Eastside

Karen Coulter, measuring the diameter of a Ponderosa pine in Eastern Oregon. http://bluemountainsbiodiversityproject.org/.

To find Forest Defenders in Eastern Oregon. Contact Blue Mountains Biodiversity Project.

 

Where is the Deschutes National Forest?

The Deschutes National Forest encompasses 1.6 million acres extending from the eastern crest of the Cascade Mountains into high desert country east of Bend, Oregon.  The Deschutes contains five Wilderness areas, six National Wild and Scenic Rivers, and the Oregon Cascade Recreation Area. Forest Service headquarters are located in Bend, Oregon.

 

What are the dominant forest types in the Deschutes National Forest?

The dominant native forests types of the eastern Cascades include Mountain hemlock/Subalpine fir, Lodgepole pine, Ponderosa pine, Western juniper, and mixed-conifer forests.  Moist mixed-conifer forests contain species such as White fir, Grand fir, Douglas fir, Western larch, and others.  Ponderosa pine forests occur predominantly on south facing slopes, in lower elevations, and other warm and dry locations, and they are tolerant of drought and low-intensity fire. Moist mixed-conifer forests tend to occur on north facing slopes and other cool and moist locations, and have complex fire regimes that may include high-intensity, stand-replacing fires.

We are most concerned about logging in moist mixed-conifer forests, as well as all mature and never-logged forests, and riparian areas.  Numerous sensitive and at-risk species are dependent on these ecosystems and the unique habitats they contain.  In particular, the large snags, downed wood, and large mature trees within these unique areas are important for nesting, roosting, and foraging for many species.

 

Which animals live there?

Federally listed as Endangered: Northern spotted owl

Threatened: Bull trout, Canada Lynx, Pacific fisher (proposed to be listed)

Sensitive: Green-Tinged Indian Paintbrush and Newberry’s Gentian plants, and the Johnson’s Hairstreak butterfly

Management Indictor species: mule deer, elk, Northern goshawk, American marten, Lewis’ woodpecker, Cooper’s hawk, Pileated woodpecker, White-headed woodpecker, Inland Columbia River, and Basin Redband trout.

Others species in the forest include Neotropical migratory songbirds requiring denser interior forest or high canopy closure

 

Who lived here historically?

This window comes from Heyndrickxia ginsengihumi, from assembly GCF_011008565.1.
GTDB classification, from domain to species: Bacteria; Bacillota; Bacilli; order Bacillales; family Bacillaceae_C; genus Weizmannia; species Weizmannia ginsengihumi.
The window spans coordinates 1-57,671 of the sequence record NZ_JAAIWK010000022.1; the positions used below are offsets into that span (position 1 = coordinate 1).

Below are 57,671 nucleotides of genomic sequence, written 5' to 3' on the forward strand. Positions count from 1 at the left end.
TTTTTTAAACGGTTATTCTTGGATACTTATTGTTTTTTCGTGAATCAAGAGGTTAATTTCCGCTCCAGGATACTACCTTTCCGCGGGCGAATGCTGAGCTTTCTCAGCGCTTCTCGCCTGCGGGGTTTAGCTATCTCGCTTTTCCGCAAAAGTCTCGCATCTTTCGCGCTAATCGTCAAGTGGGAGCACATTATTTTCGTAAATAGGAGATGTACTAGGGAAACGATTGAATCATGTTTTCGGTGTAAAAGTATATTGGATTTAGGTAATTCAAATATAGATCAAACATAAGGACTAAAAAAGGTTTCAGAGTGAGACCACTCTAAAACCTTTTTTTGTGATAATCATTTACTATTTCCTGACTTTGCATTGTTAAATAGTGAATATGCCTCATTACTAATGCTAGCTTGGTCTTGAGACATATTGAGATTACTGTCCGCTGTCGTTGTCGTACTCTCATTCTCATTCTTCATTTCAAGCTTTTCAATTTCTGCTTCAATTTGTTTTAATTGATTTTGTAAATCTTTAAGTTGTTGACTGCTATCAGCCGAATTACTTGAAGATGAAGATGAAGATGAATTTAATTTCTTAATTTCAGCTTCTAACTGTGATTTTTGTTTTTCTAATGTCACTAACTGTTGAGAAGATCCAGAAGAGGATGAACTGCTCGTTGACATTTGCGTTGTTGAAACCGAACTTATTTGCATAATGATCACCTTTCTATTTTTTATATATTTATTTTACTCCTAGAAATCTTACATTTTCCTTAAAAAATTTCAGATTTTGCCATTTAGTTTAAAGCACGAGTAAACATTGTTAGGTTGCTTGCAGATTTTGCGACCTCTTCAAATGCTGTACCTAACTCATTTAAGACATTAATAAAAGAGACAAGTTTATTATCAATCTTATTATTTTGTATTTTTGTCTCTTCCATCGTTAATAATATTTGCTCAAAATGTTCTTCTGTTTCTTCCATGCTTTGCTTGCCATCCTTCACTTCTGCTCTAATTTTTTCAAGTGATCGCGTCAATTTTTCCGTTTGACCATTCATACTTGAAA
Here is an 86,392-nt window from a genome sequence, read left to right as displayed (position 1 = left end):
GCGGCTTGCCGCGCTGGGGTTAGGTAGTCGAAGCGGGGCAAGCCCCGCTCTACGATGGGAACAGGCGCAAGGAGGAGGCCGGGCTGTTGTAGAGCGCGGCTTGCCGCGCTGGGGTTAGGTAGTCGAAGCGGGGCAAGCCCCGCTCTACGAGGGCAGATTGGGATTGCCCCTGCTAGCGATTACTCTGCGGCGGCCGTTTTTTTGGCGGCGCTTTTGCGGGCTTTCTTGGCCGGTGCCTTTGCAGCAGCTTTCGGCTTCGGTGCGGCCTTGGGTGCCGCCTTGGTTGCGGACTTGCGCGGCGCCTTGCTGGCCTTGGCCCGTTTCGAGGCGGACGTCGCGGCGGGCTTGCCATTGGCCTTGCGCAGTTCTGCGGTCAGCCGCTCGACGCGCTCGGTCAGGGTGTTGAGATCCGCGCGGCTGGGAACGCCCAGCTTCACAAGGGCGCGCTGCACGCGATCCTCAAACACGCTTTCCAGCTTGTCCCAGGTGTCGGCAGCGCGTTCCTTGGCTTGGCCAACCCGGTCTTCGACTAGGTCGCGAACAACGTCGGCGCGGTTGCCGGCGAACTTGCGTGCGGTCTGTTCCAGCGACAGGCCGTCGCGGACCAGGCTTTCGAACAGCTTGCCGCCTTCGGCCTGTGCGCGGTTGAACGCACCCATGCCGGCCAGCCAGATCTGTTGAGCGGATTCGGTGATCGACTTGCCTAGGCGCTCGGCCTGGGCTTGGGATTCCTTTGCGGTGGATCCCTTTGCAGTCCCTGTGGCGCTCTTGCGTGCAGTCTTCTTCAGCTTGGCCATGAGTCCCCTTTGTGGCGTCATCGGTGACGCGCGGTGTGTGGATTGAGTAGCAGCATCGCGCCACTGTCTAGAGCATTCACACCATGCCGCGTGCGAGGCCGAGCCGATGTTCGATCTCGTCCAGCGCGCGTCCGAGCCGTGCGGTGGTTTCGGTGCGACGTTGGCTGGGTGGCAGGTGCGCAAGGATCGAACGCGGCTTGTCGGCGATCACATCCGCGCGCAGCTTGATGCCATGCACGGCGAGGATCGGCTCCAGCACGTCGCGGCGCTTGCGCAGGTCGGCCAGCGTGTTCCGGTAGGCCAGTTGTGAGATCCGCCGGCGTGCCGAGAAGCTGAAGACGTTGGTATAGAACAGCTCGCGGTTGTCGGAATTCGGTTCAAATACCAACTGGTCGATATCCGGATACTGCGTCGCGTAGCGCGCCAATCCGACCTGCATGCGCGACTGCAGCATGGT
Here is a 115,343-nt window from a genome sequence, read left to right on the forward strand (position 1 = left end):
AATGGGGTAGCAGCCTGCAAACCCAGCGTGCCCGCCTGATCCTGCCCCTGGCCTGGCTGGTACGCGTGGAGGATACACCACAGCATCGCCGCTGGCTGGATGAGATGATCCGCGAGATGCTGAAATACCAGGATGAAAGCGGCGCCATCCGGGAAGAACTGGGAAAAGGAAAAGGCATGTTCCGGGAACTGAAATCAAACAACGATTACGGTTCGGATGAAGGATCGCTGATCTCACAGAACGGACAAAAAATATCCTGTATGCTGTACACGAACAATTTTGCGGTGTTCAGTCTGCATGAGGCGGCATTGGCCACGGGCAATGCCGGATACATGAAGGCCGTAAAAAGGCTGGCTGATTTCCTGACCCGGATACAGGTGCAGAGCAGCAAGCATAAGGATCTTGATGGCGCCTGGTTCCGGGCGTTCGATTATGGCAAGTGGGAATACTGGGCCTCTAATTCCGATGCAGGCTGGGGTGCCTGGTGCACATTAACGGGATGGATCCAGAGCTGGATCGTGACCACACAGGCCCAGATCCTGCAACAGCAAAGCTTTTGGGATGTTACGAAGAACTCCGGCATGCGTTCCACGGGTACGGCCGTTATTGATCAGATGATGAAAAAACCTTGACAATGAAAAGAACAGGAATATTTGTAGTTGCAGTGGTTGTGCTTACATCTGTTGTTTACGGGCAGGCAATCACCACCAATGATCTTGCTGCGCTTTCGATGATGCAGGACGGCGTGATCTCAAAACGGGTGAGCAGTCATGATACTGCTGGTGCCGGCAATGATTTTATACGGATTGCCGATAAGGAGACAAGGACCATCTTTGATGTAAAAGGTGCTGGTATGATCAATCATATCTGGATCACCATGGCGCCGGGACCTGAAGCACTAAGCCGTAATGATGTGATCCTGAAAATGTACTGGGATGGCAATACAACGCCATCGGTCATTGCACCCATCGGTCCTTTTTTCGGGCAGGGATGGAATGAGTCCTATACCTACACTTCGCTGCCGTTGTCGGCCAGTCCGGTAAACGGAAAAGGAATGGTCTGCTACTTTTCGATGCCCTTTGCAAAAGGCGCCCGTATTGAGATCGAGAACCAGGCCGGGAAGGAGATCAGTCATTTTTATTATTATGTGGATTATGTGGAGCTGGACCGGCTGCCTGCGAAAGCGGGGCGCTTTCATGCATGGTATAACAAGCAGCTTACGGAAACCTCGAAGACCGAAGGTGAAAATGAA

Before the European colonization of Oregon, Northern Paiute peoples lived in southeast Oregon. Each tribe or band occupied a specific territory, and their names were derived from a characteristic food source indicating their close relationship with the land.  The Hunipuitöka or Walpapi (Hunipui-Root-Eaters) lived along the Deschutes River, Crooked River, and John Day River in Central Oregon.  They are currently federally recognized as part of the Burns Paiute Tribe.  Pinyon nuts, grass seeds, roots, and the cambium from trees were important parts of their diet. Communal drives, which often involved neighboring bands, would take rabbits and pronghorn from surrounding areas.

What is considered Old Growth in eastern Oregon?

Trees in drier eastside forests grow more slowly than those in the rain forests west of the Cascades. For most tree species on the eastside, those that have a 21” diameter at breast height are considered Old Growth. Most National Forests in eastern Oregon have a 21” diameter limit which prohibits logging of large mature and old growth trees. However, in some National Forests throughout eastern Oregon, the 21” limit has been repeatedly violated by passing “site-specific Forest Plan amendments” which are used as loopholes to log old growth and mature large trees. The 21″ limit only applies to areas within the Deschutes National Forest that are not within range of the Northern spotted owl. Portions of the Deschutes which contain Northern spotted owls are managed according to the Northwest Forest Plan, which has no diameter limits. And many large trees over 21” have been cut in areas managed by the Northwest Forest Plan in the Deschutes.